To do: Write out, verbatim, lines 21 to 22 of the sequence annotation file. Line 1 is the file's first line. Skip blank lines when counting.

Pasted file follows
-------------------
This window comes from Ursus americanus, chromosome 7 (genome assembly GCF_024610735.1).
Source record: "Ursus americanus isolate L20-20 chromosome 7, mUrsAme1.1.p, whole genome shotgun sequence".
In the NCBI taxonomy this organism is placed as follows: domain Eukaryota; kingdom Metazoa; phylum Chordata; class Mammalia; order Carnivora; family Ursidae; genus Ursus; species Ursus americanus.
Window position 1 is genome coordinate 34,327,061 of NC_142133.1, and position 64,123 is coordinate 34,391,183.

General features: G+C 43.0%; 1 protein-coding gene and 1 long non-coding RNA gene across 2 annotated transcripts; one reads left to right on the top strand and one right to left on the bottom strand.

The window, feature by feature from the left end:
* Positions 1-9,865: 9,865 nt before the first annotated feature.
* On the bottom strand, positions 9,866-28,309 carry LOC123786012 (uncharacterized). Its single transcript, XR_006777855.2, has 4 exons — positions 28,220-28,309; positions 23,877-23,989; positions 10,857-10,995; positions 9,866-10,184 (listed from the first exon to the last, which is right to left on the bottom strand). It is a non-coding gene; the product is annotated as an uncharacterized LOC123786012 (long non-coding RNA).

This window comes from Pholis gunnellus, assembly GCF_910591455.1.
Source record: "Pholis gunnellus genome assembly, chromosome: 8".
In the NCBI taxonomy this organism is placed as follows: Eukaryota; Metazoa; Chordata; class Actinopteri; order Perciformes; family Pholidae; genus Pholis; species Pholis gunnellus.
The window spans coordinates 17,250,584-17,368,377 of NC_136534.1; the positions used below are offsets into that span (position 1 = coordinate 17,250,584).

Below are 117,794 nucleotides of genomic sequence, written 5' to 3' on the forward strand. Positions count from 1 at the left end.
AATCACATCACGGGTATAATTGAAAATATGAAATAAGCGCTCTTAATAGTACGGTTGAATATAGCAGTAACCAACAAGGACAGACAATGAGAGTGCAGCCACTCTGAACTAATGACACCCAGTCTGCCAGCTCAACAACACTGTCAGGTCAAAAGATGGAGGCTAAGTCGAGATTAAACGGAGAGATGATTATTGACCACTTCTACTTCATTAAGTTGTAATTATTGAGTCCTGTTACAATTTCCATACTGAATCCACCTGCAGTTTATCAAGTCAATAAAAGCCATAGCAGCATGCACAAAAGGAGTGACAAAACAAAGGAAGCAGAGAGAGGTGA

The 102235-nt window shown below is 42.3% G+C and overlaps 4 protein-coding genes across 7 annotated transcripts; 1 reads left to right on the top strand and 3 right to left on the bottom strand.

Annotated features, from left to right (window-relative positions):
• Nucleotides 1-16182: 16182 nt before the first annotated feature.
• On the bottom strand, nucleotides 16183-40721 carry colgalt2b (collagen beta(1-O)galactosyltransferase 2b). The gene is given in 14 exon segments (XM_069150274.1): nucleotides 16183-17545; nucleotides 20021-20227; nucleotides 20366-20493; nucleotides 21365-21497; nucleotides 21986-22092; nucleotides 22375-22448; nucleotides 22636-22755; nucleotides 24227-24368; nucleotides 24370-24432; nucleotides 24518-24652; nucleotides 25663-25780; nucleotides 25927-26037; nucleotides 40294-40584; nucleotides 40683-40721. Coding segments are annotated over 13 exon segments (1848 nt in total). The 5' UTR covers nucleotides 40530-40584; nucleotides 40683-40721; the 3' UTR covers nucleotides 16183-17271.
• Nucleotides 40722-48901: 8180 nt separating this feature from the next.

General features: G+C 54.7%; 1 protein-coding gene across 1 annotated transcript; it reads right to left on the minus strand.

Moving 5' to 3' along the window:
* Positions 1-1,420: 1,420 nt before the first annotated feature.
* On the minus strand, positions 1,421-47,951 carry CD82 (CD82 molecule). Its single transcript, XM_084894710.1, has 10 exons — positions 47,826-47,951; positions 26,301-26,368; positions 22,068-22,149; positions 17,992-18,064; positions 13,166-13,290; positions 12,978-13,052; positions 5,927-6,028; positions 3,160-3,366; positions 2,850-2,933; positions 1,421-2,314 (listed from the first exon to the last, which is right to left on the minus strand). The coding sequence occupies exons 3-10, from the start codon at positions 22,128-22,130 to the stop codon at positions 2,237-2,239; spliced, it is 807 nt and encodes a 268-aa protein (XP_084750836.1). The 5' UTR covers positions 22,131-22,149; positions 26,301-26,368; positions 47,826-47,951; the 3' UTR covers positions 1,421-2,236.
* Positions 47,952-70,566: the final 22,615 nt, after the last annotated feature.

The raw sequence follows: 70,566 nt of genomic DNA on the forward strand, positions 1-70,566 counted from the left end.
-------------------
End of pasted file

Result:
Moving 5' to 3' along the window:
* Positions 1-1,420: 1,420 nt before the first annotated feature.